Food Review: Beni Singapore at Orchard’s Mandarin Gallery | One Michelin Star Japanese-French restaurant by Kenji Yamanaka

The Place French-Japanese is one of my favourite cuisines, and Beni restaurant located at Mandarin Gallery along Orchard Road has always been on my radar, even before it was awarded One-Michelin Star in the Singapore Michelin Guide 2016 and 2017. Helmed by Chef de Cuisine, Kenji Yamanaka, the space is extremely intimate – three tables, a long wooden Chef table setting which seats up to eight diners and 2 private rooms which can accommodate up to 8 and 10 persons.

Go for the Chef table if you have always enjoyed a visual feast through the culinary journey. I love observing how the chefs prepare each course with their delicate hands!

The Food There is no a la carte menu at Beni. Two menus are offered during lunch time: a 5-Course Lunch Expérience (S$88++, available during Monday to Friday only), 7-Course Lunch Dégustation (S$128++, available on Saturday). For dinner, two menus are available all week: 7-Course Expérience (S$128++) and 8-Course Dégustation (S$258++), with either being inclusive of one glass of Gyokuro King of Green tea from Royal Blue Tea.

We had the 8-course dinner degustation menu and were off to a good start with the Japanese Gyokuro Green Tea, one of the most premium types of green tea. The staff first prepared it at our table, where we had it with warm water first to savour the flavours of the tea. Then the surprise came when the same tea leaves were added with olive oil, which was surprisingly good as the tea leaves soaked up the oil to give a seaweed-like taste.

The bread we had was fantastic. Croissant, baguette, chorizo black olive with unsalted butter from France. I usually go easy on bread to pace my appetite but I finished all the warm and fresh bread served.

We started with a series of starters before our mains. The first course was the Crab with clam jelly, a cold starter with strands of fresh crab meat, followed by the Foie Gras with unagi and chestnuts.

The French Foie gras terrine was delicious. It’s served along with a small bread stick, and bits of unagi to balance the heavy flavour of the foie gras.

I’m usually not fond of cold soups, but the Mushroom with cream and truffle is an exception. The mushroom here is a mix of three types of Japanese mushrooms including enoki and shimeji, and beneath the mushroom layer is a chawamushi-like texture.

Moving on from cold starters, next up was the Scallop with celeriac and truffle dressing. The Hokkaido pan seared scallops was served with celeriac puree and black truffle sauce, along crispy squid ink chip for an added texture to the dish.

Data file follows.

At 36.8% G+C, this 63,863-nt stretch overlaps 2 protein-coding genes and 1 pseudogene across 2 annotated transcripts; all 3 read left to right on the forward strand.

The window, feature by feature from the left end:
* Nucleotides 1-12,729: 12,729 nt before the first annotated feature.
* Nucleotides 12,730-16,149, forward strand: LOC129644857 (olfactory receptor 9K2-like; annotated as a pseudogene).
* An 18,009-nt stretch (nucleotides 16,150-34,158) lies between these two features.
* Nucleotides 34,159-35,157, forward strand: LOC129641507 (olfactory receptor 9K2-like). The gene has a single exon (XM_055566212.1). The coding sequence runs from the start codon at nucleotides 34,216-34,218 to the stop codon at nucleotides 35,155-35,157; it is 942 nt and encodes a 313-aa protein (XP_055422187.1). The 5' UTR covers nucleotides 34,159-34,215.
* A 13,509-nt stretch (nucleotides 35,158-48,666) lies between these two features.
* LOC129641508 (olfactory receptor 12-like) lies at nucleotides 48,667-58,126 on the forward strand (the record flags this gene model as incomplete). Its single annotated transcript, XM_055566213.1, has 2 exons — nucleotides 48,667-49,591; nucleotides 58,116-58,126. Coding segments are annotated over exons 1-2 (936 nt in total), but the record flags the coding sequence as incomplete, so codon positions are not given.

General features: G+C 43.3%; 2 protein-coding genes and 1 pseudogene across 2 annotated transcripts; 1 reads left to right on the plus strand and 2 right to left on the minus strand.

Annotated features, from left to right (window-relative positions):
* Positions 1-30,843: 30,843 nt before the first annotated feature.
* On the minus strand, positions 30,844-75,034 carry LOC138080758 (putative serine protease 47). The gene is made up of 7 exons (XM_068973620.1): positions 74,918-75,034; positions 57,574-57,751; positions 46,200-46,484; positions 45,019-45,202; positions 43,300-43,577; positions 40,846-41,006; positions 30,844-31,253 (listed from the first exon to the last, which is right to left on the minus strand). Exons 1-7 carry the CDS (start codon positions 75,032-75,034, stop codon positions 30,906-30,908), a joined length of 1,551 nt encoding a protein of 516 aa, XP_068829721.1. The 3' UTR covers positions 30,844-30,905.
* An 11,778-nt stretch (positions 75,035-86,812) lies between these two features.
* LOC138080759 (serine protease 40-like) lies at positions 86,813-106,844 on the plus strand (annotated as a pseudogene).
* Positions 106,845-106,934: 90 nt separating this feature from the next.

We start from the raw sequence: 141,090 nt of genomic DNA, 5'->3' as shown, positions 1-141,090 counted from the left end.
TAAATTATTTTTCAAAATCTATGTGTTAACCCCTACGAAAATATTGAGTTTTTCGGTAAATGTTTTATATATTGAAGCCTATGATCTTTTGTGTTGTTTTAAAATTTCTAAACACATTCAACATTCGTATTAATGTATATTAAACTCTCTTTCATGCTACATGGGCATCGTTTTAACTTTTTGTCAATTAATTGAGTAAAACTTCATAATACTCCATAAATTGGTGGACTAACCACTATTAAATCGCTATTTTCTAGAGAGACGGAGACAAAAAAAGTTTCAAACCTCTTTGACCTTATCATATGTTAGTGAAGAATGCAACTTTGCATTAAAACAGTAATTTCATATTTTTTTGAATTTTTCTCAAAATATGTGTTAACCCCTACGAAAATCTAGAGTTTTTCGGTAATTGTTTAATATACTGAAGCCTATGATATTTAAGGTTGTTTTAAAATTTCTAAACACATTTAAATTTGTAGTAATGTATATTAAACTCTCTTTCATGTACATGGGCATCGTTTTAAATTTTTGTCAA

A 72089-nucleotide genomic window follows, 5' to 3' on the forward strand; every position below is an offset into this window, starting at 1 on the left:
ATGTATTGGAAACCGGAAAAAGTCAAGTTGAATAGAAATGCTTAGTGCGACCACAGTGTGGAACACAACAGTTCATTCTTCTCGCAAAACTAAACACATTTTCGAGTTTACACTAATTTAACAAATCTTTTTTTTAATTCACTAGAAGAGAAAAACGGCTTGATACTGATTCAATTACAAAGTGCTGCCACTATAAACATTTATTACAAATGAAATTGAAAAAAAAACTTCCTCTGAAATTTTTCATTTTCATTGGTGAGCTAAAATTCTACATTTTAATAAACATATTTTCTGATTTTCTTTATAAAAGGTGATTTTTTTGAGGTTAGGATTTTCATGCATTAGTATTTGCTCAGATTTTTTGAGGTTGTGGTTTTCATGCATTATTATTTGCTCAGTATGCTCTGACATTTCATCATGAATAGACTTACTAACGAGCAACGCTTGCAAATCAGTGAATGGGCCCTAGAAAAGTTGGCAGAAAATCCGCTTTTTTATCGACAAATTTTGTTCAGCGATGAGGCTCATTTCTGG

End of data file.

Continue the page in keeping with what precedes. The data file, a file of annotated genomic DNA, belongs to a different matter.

The simplest dish is usually the hardest to impress. The Egg with onion and red wine turned out to be one of my favourite on the dinner menu. The slow poached organic egg from Oita comes from free range corn-fed chicken, which lends it a bigger than usual yolk and size. The egg is served along with French Cevennes onion confit and topped with Italian autumn truffle. Mix it all together, and the resulting flavour is packed with so much umami!

The mains were nothing less than the stellar starters so far. The Amadai with radish and crab bisque is from Kyoto, stuffed with mushrooms and onion. The base of the amadai is an interesting stock, made from a combination of winter melon, chicken and chives.

For our last savoury dish, I would say it was well worth the wait. Being a big fan of Japanese Wagyu beef as I love the intense marbling which typically comes along, this plate of Kobe beef with potato and Madeira lived up to my expectations. The beef was very well-marbled, grilled to a succulent medium-rare texture. There is an option to increase the stake here, albeit at a high price of S$100 for additional 50g of beef.

It was already quite filling for me at this point, where the pre-dessert was served – a refreshing mix of Hojicha and lemon sorbet with panna cotta.

For the dessert proper, it was a beautiful and colourful plate of Grapes – kyoho, muscat and campari, along with white chocolate mousse, blueberry sorbet and yogurt. I really appreciate such a refreshing plate of dessert, especially when it involves Japanese fruits.

Lastly, the meal was concluded with the Petits Fours, which comprised of Matcha mochi, lemon lime macaroon, pistachio parfait and financier.

Rants Well, it’s a fine dining restaurant, so expect some material damage to your wallet.

Will I Return Again? Beni definitely lives up to it’s One Michelin Star accolade. Every course of the menu is consistently good, down to their homemade breads. I enjoyed the Japanese-French fusion and this is easily one of my favourite Michelin restaurant in Singapore, other than Restaurant Andre (read our full review here).

This was an invited tasting, though all opinions expressed are our own.

TheRantingPanda says:
Taste bud: 4.5/5
Hole in the pocket: 4.5/5
Ambience: 4/5
Overall Experience: 4.5/5

Beni Singapore
333A Orchard Road
#02-37 Mandarin Gallery
Singapore 238897
Tel: +65 9159 3177

Opening Hours
Mondays to Saturdays: 12pm to 3pm; 7pm to 10pm
Closed on every Sunday and certain Public Holidays.

Ranted by The Ranter

About theRantingPanda (2058 Articles)
of blacks and whites and everything else | singapore | food reviews, lifestyle & travel

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